No-parallax point

From PanoTools.org Wiki
Revision as of 08:17, 30 December 2005 by Rjlittlefield (Talk)

Jump to: navigation, search

If you rotate your camera around some randomly chosen point, your images will have parallax and your stitches will be bad.

With most lenses, there is one special point around which you can rotate your camera and get no parallax.

In the panorama photography community, that special "no-parallax point" is often called the "nodal point" or "entrance pupil".

Periodically there is debate about what it ought to be called. In the physics and optics communities, the term "nodal point" means something else entirely, a place in the optical path that is of no significance to most photographers. The term "entrance pupil" properly refers to the image of the limiting aperture or diaphragm, as seen through the front of the lens. The entrance pupil is usually near the no-parallax point, but does not have to be exactly at it. The no-parallax point could properly be called the "center of perspective", but this term is not commonly used and does not describe why the no-parallax point is important.

Everything considered, the best term for the no-parallax point is probably (surprise!) the "no-parallax point". But if you do say "entrance pupil" or "nodal point" while talking about panoramas, everyone will understand what you mean.

Regardless of what you call the no-parallax point, it is easily found by trial and error. Just adjust the rotation point so that foreground and background points stay lined up.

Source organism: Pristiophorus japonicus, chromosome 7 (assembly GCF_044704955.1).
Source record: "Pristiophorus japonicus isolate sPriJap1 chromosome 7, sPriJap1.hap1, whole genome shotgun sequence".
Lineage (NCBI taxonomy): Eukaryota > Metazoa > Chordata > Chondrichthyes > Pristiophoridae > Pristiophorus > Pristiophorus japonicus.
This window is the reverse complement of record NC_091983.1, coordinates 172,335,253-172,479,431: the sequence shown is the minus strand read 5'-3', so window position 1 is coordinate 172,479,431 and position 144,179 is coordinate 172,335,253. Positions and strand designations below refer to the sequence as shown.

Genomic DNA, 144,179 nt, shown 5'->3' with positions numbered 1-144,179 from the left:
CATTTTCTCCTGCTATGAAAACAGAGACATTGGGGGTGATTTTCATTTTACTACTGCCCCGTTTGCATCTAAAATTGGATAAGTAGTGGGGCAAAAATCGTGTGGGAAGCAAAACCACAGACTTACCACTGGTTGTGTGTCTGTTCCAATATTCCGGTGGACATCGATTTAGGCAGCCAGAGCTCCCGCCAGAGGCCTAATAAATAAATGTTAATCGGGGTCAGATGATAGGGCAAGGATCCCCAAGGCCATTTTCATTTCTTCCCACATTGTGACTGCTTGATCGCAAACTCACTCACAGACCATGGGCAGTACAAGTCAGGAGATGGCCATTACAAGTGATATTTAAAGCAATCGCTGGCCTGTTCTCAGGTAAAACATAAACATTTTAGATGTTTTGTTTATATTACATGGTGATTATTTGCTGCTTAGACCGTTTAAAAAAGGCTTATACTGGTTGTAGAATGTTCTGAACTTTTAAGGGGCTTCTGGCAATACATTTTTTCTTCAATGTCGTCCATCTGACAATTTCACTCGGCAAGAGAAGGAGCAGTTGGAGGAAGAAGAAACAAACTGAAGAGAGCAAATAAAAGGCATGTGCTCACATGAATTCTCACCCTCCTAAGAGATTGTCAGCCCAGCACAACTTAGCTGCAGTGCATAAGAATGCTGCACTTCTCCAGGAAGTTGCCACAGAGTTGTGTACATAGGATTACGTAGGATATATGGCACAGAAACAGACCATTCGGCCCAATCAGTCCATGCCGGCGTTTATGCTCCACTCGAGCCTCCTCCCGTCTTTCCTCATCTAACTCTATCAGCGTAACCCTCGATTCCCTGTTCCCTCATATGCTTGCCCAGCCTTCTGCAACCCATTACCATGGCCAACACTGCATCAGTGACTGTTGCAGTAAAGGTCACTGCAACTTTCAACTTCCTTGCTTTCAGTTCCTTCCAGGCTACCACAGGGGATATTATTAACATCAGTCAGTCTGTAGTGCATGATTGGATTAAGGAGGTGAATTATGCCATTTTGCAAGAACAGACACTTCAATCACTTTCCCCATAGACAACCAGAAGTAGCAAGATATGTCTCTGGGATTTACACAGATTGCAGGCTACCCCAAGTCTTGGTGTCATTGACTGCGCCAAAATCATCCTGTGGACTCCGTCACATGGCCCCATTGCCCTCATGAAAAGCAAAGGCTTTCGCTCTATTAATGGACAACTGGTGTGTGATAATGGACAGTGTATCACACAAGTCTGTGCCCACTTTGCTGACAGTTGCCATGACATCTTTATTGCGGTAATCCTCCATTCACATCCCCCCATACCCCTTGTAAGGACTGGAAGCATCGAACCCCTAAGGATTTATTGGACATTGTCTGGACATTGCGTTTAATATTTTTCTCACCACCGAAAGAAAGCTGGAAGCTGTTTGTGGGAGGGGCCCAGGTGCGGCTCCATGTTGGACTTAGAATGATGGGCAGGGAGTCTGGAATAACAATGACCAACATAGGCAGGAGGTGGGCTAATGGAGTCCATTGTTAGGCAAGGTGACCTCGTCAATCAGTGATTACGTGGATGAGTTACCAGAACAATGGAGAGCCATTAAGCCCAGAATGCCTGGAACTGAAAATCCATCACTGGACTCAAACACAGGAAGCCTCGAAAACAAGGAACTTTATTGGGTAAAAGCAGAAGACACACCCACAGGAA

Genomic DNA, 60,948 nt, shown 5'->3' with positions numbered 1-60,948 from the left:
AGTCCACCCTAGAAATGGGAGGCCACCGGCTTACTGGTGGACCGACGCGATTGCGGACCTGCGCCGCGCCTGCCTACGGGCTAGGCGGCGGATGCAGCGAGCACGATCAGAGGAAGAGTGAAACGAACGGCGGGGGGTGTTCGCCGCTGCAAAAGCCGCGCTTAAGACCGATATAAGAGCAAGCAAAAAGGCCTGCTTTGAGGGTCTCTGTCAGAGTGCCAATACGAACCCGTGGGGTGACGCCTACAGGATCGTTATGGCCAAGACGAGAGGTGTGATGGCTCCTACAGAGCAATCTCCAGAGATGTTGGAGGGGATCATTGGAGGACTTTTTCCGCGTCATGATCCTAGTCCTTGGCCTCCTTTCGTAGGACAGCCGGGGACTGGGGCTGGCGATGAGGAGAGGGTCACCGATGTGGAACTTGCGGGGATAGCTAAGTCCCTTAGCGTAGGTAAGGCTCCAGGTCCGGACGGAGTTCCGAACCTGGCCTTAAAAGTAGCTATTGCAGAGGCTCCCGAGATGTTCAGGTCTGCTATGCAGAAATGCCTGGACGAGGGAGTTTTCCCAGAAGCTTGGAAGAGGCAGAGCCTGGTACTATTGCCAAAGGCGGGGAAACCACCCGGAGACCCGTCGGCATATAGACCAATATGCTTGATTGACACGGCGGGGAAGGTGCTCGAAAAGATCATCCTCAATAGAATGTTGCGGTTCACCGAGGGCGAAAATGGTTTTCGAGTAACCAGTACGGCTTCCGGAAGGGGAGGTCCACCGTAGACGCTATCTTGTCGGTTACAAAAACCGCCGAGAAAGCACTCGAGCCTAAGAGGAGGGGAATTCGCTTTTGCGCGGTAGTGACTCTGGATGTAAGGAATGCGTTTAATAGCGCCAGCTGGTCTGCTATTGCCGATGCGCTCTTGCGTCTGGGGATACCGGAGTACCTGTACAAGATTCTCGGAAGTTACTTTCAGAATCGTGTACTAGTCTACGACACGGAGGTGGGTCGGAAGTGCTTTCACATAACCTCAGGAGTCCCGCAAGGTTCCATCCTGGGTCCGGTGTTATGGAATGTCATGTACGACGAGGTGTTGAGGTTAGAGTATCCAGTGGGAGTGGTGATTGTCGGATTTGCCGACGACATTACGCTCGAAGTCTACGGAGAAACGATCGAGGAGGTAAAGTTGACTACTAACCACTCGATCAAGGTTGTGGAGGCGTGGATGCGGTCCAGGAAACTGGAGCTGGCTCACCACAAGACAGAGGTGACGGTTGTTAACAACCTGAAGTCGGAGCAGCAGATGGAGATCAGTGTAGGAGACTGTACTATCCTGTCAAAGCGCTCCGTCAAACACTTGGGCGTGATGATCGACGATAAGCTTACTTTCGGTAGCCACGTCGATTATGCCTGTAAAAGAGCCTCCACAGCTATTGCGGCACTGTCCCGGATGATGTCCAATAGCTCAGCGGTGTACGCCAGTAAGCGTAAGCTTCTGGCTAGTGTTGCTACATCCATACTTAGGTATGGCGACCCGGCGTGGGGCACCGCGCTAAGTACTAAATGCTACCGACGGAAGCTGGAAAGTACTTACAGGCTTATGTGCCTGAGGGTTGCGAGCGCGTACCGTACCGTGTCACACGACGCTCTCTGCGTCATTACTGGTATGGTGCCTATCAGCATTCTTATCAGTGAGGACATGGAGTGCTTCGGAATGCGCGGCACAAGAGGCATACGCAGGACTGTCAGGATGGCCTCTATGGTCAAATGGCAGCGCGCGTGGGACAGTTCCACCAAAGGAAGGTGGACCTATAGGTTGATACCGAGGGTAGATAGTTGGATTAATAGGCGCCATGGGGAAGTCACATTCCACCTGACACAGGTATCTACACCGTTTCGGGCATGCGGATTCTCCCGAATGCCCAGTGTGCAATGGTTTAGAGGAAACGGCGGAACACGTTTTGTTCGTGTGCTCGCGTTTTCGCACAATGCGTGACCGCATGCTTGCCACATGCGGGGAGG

Some lenses, notably fisheyes, do not have a single no-parallax point. Instead, they have a range of what we might call "least-parallax points" that depend on the angle away from the lens axis. Such lenses can be recognized easily -- just look into the front of the lens and observe that the location of the entrance pupil moves forward or back as you rotate the lens off-axis. With such lenses, it is good to pick one angle at which you like to stitch, and rotate your camera around a point that gives no parallax at that angle.

To facilitate finding the no-parallax point for other people, please fill the measurements you have found for your Camera / Lens / Focal Length combination in the Entrance Pupil Database

Links

Big Ben's Panorama Tutorials, Determining the Nodal Point of a Lens.

Kaidan, How to Find Your Camera's Nodal Point.

Alain Hamblenne, The Grid

Michel Thoby, especially Nodal point location for the SIGMA 8mm f:4 lens, which describes an interesting approach using a laser pointer.

Personal tools
Namespaces

Variants
Actions
Navigation
tools
Tools